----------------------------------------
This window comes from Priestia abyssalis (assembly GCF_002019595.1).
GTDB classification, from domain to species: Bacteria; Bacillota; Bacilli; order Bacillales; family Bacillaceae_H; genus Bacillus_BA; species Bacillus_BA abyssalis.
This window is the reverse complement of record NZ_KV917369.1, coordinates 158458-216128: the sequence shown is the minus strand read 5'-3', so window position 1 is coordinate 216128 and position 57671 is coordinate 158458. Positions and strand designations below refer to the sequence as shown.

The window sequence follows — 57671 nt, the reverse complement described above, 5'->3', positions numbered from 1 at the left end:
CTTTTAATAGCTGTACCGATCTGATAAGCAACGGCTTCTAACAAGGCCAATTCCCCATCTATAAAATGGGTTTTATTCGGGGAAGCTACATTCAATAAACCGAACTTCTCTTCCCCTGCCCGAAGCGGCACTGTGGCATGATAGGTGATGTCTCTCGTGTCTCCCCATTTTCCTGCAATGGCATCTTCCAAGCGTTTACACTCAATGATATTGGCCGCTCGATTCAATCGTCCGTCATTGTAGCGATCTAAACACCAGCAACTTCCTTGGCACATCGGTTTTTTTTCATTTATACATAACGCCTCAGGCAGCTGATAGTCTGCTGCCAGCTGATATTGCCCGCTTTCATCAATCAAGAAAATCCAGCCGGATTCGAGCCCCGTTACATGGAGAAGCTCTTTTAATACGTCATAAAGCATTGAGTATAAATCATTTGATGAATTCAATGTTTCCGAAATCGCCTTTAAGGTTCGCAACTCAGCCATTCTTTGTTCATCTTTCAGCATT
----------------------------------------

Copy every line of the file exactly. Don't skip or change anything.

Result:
This window comes from Priestia abyssalis (assembly GCF_002019595.1).
GTDB classification, from domain to species: Bacteria; Bacillota; Bacilli; order Bacillales; family Bacillaceae_H; genus Bacillus_BA; species Bacillus_BA abyssalis.
This window is the reverse complement of record NZ_KV917369.1, coordinates 158458-216128: the sequence shown is the minus strand read 5'-3', so window position 1 is coordinate 216128 and position 57671 is coordinate 158458. Positions and strand designations below refer to the sequence as shown.

The window sequence follows — 57671 nt, the reverse complement described above, 5'->3', positions numbered from 1 at the left end:
CTTTTAATAGCTGTACCGATCTGATAAGCAACGGCTTCTAACAAGGCCAATTCCCCATCTATAAAATGGGTTTTATTCGGGGAAGCTACATTCAATAAACCGAACTTCTCTTCCCCTGCCCGAAGCGGCACTGTGGCATGATAGGTGATGTCTCTCGTGTCTCCCCATTTTCCTGCAATGGCATCTTCCAAGCGTTTACACTCAATGATATTGGCCGCTCGATTCAATCGTCCGTCATTGTAGCGATCTAAACACCAGCAACTTCCTTGGCACATCGGTTTTTTTTCATTTATACATAACGCCTCAGGCAGCTGATAGTCTGCTGCCAGCTGATATTGCCCGCTTTCATCAATCAAGAAAATCCAGCCGGATTCGAGCCCCGTTACATGGAGAAGCTCTTTTAATACGTCATAAAGCATTGAGTATAAATCATTTGATGAATTCAATGTTTCCGAAATCGCCTTTAAGGTTCGCAACTCAGCCATTCTTTGTTCATCTTTCAGCATT